Our vision & intent
At Sunnybrow Primary, there is limited religious diversity in our immediate locality. In order to empower our children to exceed, we believe that it is vitally important that our RE curriculum covers a range of religions and beliefs. This will enable our pupils to learn from and about religion so that children understand the world around them. It will also encourage them to understand the need to respect others no matter their religion.
We intend that our RE curriculum will enhance social, moral, spiritual and cultural education and strengthen the children’s understanding of British Values. This will support our pupils in being prepared for life in modern Britain.
We strive for our pupils to become resilient, mindful and inquisitive learners and to develop the ability to make reasoned and informed judgements about religious and moral issues. By deepening knowledge and understanding, by having informed discussions and by developing and using critical thinking skills we will build children’s religious literacy. Providing opportunities for reflection supports pupils in developing a sense of their own identity and self-awareness and how their individual beliefs can or cannot mirror those of others.
We believe that it is important for our pupils to gain the knowledge and skills that will enable them to answer challenging questions, explore different religious beliefs, values and traditions and appreciate the way that religious beliefs shape life and behaviour. By understanding the beliefs and practices of others, they may make connections to their own beliefs and values and how these beliefs and values influence their own behaviours.
At Sunnybrow Primary School we follow the Agreed Syllabus for Religious Education in Durham 2020. This is a document that was written and agreed by the Durham Agreed Syllabus Conference for use by all County Durham schools.
There are 3 key elements in the teaching of RE. They are:
- Knowledge and Understanding of Religion
- Critical Thinking
- Personal Reflection
Our planning follows a 2 year cycle due to us having mixed age classes. Units are organised so that skills and knowledge develop year on year. Some units have been moved to ensure that children learn new knowledge in an appropriate order regardless of which cycle the curriculum is on when the child enters the class.
Children are taught about different religions throughout their time in school though there is an emphasis on Christianity. There are 4 key concepts that the children learn about in relation to each religion.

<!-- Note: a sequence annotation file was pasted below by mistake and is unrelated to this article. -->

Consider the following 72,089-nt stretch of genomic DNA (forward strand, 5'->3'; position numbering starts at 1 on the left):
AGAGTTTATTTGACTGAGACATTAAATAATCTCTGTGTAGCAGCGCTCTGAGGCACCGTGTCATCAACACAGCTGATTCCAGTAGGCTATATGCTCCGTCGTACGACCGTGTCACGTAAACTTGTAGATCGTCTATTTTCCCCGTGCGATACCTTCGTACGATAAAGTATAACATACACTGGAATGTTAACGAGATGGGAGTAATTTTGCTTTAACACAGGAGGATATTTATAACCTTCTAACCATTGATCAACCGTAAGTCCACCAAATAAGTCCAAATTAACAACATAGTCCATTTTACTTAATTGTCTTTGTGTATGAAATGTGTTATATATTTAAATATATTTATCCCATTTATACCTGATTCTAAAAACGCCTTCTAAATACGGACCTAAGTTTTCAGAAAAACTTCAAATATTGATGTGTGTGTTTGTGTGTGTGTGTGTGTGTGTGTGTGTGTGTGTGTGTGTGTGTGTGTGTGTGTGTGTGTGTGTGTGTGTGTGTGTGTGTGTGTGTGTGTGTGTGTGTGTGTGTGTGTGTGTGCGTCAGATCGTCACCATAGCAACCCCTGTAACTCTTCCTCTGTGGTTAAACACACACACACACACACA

Belief – What are the key beliefs within each religion?
Authority – How do people know what to believe? Who are the founders and leaders of the religion? What are the holy books and teachings of each religion?
Expression of Belief – How do the followers of each religion express their beliefs? What are the different forms of expression? How belonging and commitment is expressed through ceremonies, rituals and symbols.
Impact of Belief – The values, actions and attitudes affected by beliefs. How does belief and worship affect what people feel and think and how they act and behave? How is identity, belonging and commitment expressed?
For each unit of work, ‘key concepts’ are identified. This is ‘sticky knowledge’ that we expect children to learn, recall and retain. We use a ‘cumulative quizzing’ approach to ensure that children regularly revisit the key concepts. We also use our ‘daily 5’ sticky knowledge quiz to recap prior learning.
Where possible, we aim to incorporate as many first hand experiences as is appropriate to the intended learning. We aim to visit a range of places of worship throughout a child’s time in school and we also aim to invite visitors from local religious communities where possible.
Lessons will take many forms and will incorporate many different elements. There will be opportunities for discussion, imaginative play or drama and the opportunity to respond to images, stories, art, music and dance.
Where appropriate to the intended learning, children will handle religious artefacts and will examine sacred texts. Each child has a personal reflection log in which they can record their thoughts, opinions and feelings following a period of personal reflection which is allocated within each lesson. These logs are not to be marked and are to be considered as private.
The main source of impact will always remain the quality and breadth of work seen in pupil’s books and the learning environment. We ensure there are always opportunities for application of learning within and across subject disciplines.
The impact on our children is clear: progress, sustained learning and transferrable skills. Children show increasing skill in investigation and enquiry, interpretation, application, expression, analysis, evaluation, reflection and response and empathy as they progress through the school. It will also be evident that they are deepening their knowledge of the religions studied as they progress through the school. Impact is also measured through assessment for learning opportunities and through summative assessments. Teachers use assessment grids that reflect the benchmark expectations from the agreed syllabus.
Judgements on the impact of the curriculum on pupils is based upon a triangulation of different monitoring and evaluation activities within school. Work and book scrutiny, pupil voice discussions, outcomes of assessments and quality of teaching and learning are all used as tools to help senior leaders assess the impact of the curriculum.